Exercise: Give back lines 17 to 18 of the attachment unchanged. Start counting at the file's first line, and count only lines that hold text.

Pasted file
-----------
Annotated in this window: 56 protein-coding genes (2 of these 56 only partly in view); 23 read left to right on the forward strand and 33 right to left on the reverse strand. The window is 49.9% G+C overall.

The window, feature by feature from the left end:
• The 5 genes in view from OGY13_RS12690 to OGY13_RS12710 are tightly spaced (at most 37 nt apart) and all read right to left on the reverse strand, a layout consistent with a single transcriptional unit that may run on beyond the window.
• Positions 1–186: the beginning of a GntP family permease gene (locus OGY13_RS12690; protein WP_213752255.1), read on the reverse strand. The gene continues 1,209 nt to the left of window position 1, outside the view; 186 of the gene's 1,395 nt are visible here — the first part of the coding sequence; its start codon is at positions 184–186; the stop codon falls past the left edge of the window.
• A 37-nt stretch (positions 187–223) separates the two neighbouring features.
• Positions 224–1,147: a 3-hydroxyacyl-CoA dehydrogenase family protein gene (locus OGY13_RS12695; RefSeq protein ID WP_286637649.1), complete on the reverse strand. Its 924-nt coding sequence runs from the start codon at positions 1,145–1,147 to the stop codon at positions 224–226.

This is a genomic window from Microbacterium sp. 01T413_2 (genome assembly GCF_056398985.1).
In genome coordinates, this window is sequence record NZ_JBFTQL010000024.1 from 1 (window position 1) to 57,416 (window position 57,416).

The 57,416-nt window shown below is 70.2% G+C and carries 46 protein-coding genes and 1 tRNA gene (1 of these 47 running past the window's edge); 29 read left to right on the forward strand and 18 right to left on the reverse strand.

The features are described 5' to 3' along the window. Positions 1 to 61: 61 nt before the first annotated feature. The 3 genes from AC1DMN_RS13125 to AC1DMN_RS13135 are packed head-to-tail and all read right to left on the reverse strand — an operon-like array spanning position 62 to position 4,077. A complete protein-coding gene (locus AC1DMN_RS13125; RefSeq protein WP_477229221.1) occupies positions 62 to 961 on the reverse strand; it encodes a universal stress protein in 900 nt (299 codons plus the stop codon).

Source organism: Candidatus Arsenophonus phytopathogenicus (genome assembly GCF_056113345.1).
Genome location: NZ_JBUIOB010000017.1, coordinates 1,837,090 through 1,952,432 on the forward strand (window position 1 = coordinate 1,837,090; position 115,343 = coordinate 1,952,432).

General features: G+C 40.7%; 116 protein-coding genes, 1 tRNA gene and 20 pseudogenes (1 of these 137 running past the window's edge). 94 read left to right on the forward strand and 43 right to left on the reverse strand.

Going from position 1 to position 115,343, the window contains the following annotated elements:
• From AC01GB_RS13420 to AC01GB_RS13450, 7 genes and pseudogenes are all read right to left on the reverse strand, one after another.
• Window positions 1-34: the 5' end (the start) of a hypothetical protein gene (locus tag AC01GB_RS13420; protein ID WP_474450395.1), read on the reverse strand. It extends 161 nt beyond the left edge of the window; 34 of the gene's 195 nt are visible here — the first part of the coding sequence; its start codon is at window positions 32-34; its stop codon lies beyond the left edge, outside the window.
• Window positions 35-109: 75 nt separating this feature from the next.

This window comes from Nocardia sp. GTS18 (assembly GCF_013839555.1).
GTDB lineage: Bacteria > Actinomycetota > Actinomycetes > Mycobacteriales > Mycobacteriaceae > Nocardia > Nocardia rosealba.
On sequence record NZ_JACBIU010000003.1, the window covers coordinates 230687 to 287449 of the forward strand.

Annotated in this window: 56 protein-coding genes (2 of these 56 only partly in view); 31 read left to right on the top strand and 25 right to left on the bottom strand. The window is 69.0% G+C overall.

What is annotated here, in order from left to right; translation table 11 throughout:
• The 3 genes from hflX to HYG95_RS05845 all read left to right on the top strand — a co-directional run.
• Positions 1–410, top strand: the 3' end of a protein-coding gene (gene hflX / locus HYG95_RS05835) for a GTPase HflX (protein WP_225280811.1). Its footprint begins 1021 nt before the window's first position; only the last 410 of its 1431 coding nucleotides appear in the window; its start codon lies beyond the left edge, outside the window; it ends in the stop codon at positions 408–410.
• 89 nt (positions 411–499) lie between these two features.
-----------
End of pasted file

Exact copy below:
• Window positions 35-109: 75 nt separating this feature from the next.

This window comes from Nocardia sp. GTS18 (assembly GCF_013839555.1).